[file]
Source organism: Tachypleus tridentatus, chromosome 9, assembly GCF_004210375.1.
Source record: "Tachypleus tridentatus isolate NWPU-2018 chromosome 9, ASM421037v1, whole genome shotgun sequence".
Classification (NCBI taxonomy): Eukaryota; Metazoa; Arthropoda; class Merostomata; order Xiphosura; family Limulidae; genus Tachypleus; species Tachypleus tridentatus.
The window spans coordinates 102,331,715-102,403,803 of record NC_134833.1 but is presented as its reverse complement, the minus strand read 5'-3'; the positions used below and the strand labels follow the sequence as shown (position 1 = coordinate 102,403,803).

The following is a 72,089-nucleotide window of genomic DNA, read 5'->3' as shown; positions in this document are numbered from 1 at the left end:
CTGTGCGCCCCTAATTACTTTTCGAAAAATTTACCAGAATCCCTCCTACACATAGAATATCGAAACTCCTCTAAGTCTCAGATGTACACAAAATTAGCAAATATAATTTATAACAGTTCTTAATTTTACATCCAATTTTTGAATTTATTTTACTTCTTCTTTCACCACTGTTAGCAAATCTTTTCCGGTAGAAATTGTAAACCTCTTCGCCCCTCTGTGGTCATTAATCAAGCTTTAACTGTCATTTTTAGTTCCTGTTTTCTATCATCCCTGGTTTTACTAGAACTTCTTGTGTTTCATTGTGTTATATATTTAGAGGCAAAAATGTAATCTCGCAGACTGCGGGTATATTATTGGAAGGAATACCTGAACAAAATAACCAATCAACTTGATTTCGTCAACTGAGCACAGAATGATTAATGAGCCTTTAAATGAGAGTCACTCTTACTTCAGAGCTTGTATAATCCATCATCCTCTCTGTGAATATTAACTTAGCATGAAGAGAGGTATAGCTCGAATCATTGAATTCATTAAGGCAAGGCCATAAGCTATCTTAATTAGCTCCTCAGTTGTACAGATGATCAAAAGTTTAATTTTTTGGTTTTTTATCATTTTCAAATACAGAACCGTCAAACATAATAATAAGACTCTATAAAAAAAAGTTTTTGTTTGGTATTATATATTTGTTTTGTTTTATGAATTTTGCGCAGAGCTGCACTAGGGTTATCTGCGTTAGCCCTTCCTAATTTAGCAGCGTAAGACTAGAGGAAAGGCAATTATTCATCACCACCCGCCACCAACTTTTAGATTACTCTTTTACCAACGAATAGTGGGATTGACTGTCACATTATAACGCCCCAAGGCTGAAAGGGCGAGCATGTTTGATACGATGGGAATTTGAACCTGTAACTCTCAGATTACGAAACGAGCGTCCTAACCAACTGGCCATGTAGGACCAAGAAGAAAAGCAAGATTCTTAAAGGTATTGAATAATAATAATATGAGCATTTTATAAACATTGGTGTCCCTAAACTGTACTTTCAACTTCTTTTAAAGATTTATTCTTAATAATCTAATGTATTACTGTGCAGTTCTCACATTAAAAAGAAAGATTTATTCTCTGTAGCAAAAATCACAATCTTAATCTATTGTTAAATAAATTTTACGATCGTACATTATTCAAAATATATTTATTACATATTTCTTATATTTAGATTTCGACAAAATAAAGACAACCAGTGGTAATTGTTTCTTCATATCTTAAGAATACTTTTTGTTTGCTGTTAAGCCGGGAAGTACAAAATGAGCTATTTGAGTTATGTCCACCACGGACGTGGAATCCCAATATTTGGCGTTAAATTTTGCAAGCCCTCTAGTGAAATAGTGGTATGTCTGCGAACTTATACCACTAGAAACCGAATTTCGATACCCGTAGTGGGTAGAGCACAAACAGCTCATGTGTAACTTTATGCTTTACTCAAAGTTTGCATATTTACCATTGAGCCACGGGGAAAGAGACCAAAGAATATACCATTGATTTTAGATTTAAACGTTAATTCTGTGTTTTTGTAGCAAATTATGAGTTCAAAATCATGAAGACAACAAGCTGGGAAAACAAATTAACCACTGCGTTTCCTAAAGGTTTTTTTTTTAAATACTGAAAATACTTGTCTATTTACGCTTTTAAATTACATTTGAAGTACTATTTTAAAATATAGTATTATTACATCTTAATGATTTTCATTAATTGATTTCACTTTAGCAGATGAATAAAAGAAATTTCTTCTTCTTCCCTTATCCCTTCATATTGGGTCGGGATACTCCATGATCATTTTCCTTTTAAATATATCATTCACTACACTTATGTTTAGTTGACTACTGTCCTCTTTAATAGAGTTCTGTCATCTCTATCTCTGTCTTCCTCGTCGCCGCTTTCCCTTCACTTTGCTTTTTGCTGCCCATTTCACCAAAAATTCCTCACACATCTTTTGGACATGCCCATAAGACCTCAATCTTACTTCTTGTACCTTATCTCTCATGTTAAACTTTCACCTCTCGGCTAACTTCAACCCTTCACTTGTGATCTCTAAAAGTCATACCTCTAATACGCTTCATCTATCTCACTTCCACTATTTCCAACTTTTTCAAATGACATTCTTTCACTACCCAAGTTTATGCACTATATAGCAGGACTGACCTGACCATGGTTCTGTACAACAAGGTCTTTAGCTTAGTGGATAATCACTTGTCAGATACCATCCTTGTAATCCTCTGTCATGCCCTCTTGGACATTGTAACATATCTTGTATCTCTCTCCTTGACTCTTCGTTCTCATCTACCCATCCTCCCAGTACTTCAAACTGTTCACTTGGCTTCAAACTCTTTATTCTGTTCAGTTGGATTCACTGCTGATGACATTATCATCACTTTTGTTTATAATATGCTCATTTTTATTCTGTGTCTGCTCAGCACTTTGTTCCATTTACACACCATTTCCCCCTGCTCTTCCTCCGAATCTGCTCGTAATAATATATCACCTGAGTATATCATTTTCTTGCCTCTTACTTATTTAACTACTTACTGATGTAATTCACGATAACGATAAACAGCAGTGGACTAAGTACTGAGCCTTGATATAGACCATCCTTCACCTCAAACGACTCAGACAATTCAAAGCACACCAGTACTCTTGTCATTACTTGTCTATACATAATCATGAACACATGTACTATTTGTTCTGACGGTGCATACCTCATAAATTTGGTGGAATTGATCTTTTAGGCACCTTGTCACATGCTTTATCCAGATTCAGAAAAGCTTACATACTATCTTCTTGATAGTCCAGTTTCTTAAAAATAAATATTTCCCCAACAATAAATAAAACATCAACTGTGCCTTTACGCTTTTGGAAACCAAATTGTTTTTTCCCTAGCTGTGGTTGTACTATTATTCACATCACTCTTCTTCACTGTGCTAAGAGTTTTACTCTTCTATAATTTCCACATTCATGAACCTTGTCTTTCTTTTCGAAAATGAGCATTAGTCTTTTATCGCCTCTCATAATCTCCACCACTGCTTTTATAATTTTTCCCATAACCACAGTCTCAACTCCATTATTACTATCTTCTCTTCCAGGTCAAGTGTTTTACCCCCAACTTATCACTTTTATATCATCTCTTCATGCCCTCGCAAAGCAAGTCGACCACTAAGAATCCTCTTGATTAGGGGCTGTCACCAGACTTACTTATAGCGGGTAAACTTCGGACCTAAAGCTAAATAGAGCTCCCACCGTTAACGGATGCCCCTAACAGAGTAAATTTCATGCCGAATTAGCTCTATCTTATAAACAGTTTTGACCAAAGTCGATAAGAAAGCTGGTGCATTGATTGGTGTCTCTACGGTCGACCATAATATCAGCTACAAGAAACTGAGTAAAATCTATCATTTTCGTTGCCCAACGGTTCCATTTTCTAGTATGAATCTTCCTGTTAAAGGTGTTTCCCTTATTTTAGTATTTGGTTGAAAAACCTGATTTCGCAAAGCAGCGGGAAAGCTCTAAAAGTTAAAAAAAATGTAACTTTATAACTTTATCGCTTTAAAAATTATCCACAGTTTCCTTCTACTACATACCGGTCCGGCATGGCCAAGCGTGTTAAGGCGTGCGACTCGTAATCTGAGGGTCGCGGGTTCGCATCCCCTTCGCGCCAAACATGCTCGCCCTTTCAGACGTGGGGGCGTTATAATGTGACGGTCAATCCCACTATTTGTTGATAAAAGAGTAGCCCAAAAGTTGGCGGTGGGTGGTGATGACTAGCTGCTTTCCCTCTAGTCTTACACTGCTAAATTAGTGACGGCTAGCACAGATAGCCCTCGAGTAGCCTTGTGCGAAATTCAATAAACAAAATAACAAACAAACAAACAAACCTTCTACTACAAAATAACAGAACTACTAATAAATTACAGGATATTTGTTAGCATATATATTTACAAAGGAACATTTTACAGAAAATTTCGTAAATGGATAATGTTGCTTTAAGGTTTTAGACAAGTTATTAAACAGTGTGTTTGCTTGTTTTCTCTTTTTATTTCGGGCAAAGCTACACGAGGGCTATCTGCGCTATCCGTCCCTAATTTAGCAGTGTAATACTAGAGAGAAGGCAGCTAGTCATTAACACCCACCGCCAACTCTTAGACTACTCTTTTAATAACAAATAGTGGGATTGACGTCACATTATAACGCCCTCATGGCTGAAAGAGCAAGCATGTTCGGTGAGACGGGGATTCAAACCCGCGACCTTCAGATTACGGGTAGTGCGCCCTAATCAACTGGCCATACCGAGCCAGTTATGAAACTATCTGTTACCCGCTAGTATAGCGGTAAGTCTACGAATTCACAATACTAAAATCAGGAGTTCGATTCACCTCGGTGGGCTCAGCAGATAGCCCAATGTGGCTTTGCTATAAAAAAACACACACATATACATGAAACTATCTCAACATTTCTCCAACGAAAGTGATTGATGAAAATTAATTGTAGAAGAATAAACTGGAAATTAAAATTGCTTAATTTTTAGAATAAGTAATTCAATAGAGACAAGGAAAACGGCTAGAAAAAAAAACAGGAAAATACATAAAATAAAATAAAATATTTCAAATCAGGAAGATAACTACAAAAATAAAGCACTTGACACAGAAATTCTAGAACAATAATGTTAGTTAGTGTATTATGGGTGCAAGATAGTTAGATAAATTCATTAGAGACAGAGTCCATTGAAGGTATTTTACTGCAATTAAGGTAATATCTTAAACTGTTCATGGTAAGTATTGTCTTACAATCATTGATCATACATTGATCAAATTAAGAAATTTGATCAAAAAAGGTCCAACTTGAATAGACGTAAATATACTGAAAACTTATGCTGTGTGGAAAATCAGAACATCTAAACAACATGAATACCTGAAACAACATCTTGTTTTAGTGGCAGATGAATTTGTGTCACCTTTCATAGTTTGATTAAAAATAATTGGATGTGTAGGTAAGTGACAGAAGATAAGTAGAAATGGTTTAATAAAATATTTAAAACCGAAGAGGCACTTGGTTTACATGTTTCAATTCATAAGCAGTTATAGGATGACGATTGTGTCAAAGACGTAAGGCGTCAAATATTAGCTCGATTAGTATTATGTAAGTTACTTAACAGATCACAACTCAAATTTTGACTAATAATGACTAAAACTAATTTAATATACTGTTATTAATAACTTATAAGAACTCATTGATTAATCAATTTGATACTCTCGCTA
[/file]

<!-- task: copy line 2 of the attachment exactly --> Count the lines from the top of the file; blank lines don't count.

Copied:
Source record: "Tachypleus tridentatus isolate NWPU-2018 chromosome 9, ASM421037v1, whole genome shotgun sequence".